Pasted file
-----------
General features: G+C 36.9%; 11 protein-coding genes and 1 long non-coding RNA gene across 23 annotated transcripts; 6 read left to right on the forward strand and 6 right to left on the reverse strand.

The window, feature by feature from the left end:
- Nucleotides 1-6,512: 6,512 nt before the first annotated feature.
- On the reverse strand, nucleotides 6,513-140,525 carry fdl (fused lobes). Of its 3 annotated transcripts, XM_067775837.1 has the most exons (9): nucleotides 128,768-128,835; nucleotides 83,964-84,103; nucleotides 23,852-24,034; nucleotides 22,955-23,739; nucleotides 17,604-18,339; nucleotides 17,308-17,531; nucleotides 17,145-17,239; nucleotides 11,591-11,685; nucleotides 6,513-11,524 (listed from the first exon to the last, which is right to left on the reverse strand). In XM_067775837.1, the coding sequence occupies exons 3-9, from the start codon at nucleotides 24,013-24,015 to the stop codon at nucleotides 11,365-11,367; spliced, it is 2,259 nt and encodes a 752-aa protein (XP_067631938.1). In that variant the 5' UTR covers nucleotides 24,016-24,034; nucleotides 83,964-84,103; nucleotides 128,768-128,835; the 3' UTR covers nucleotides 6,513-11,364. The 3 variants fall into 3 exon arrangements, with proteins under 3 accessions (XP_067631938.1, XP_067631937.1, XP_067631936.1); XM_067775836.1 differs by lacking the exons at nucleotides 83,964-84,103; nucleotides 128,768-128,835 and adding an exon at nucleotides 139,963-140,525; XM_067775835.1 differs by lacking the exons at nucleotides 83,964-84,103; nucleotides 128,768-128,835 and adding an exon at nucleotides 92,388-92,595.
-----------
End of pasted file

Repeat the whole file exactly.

General features: G+C 36.9%; 11 protein-coding genes and 1 long non-coding RNA gene across 23 annotated transcripts; 6 read left to right on the forward strand and 6 right to left on the reverse strand.

The window, feature by feature from the left end:
- Nucleotides 1-6,512: 6,512 nt before the first annotated feature.
- On the reverse strand, nucleotides 6,513-140,525 carry fdl (fused lobes). Of its 3 annotated transcripts, XM_067775837.1 has the most exons (9): nucleotides 128,768-128,835; nucleotides 83,964-84,103; nucleotides 23,852-24,034; nucleotides 22,955-23,739; nucleotides 17,604-18,339; nucleotides 17,308-17,531; nucleotides 17,145-17,239; nucleotides 11,591-11,685; nucleotides 6,513-11,524 (listed from the first exon to the last, which is right to left on the reverse strand). In XM_067775837.1, the coding sequence occupies exons 3-9, from the start codon at nucleotides 24,013-24,015 to the stop codon at nucleotides 11,365-11,367; spliced, it is 2,259 nt and encodes a 752-aa protein (XP_067631938.1). In that variant the 5' UTR covers nucleotides 24,016-24,034; nucleotides 83,964-84,103; nucleotides 128,768-128,835; the 3' UTR covers nucleotides 6,513-11,364. The 3 variants fall into 3 exon arrangements, with proteins under 3 accessions (XP_067631938.1, XP_067631937.1, XP_067631936.1); XM_067775836.1 differs by lacking the exons at nucleotides 83,964-84,103; nucleotides 128,768-128,835 and adding an exon at nucleotides 139,963-140,525; XM_067775835.1 differs by lacking the exons at nucleotides 83,964-84,103; nucleotides 128,768-128,835 and adding an exon at nucleotides 92,388-92,595.